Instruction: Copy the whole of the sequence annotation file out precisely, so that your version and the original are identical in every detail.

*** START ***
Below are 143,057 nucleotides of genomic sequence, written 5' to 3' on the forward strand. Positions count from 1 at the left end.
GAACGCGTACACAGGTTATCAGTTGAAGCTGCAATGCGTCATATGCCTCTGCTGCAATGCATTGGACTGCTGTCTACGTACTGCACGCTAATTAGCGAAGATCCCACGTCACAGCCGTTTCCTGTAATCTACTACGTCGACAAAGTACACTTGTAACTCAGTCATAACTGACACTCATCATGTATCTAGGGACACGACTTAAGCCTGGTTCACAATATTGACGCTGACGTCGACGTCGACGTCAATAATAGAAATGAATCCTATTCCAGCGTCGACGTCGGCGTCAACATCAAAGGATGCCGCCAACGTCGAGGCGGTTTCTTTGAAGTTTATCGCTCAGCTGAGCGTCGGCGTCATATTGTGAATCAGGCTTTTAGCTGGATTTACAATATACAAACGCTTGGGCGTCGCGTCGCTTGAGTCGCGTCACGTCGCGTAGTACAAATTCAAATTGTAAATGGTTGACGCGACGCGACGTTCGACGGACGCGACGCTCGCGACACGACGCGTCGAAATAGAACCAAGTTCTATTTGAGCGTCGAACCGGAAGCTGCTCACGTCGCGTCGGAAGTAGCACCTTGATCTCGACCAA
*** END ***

Below are 143,057 nucleotides of genomic sequence, written 5' to 3' on the forward strand. Positions count from 1 at the left end.
GAACGCGTACACAGGTTATCAGTTGAAGCTGCAATGCGTCATATGCCTCTGCTGCAATGCATTGGACTGCTGTCTACGTACTGCACGCTAATTAGCGAAGATCCCACGTCACAGCCGTTTCCTGTAATCTACTACGTCGACAAAGTACACTTGTAACTCAGTCATAACTGACACTCATCATGTATCTAGGGACACGACTTAAGCCTGGTTCACAATATTGACGCTGACGTCGACGTCGACGTCAATAATAGAAATGAATCCTATTCCAGCGTCGACGTCGGCGTCAACATCAAAGGATGCCGCCAACGTCGAGGCGGTTTCTTTGAAGTTTATCGCTCAGCTGAGCGTCGGCGTCATATTGTGAATCAGGCTTTTAGCTGGATTTACAATATACAAACGCTTGGGCGTCGCGTCGCTTGAGTCGCGTCACGTCGCGTAGTACAAATTCAAATTGTAAATGGTTGACGCGACGCGACGTTCGACGGACGCGACGCTCGCGACACGACGCGTCGAAATAGAACCAAGTTCTATTTGAGCGTCGAACCGGAAGCTGCTCACGTCGCGTCGGAAGTAGCACCTTGATCTCGACCAA